I’m afraid I didn’t find the plot completely riveting though. For the first half it was decent enough but it really did become predictable and silly and Montalbano’s actions at the end were quite daft. Overall though it was a particularly fast book to read and I did have a smile on my face for a jolly good portion of it. I did enjoy the humour and the characterisations of both the people and the place and I will seek out at least one of the earlier books in this series before making a final judgment on the canon. ( )
1 vote bsquaredinoz | Mar 31, 2013 |
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Author nameRoleType of authorWork?Status
Andrea Camilleriprimary authorall editionsconfirmed
Sartarelli, StephenTranslatorsecondary authorsome editionsconfirmed
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He was sleeping so soundly that not even cannon-fire could have woken him.
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aka August Heat
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Book description
When a colleague extends his summer vacation, Inspector Salvo Montalbano is forced to stay in Vigàta and endure the August heat. Montalbano’s long-suffering girlfriend, Livia, joins him with a friend - husband and young son in tow - to keep her company during these dog days of summer. But when the boy suddenly disappears into a narrow shaft hidden under the family’s beach rental, Montalbano, in pursuit of the child, uncovers something terribly sinister. As the inspector spends the summer trying to solve this perplexing case, Livia refuses to answer his calls - and Montalbano is left to take a plunge that will affect the rest of his life.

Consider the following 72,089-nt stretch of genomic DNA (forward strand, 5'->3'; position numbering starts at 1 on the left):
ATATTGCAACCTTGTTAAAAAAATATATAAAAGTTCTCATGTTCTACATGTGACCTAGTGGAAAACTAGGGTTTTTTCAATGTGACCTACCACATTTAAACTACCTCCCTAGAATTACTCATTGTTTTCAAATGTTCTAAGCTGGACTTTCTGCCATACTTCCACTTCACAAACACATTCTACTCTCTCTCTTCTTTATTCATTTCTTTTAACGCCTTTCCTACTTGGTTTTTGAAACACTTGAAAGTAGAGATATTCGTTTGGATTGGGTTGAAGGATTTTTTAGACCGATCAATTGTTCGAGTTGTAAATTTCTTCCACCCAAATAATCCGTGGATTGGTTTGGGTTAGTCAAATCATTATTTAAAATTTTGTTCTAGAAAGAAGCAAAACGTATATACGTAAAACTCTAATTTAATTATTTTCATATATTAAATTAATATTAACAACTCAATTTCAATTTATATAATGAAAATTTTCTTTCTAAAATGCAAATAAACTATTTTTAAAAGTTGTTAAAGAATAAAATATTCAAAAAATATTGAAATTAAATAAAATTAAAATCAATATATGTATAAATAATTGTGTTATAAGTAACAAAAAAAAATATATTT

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"When a colleague extends his summer vacation, Inspector Salvo Montalbano is forced to stay in Vigata and endure the August heat. Montalbano's long-suffering girlfriend, Livia, joins him with a friend - husband and young son in tow - to keep her company during these dog days of summer. But when the boy suddenly disappears into a narrow shaft hidden under the family's beach rental, Montalbano, in pursuit of the child, uncovers something terribly sinister. As the inspector spends the summer trying to solve this perplexing case, Livia refuses to answer his calls, leaving Montalbano to take a plunge that will affect the rest of his life." "Fans of the Sicilian inspector as well as readers new to this increasingly popular series will enjoy following the melancholy but unflinchingly moral Montalbano as he undertakes one of the most shocking investigations of his career."--BOOK JACKET.… (more)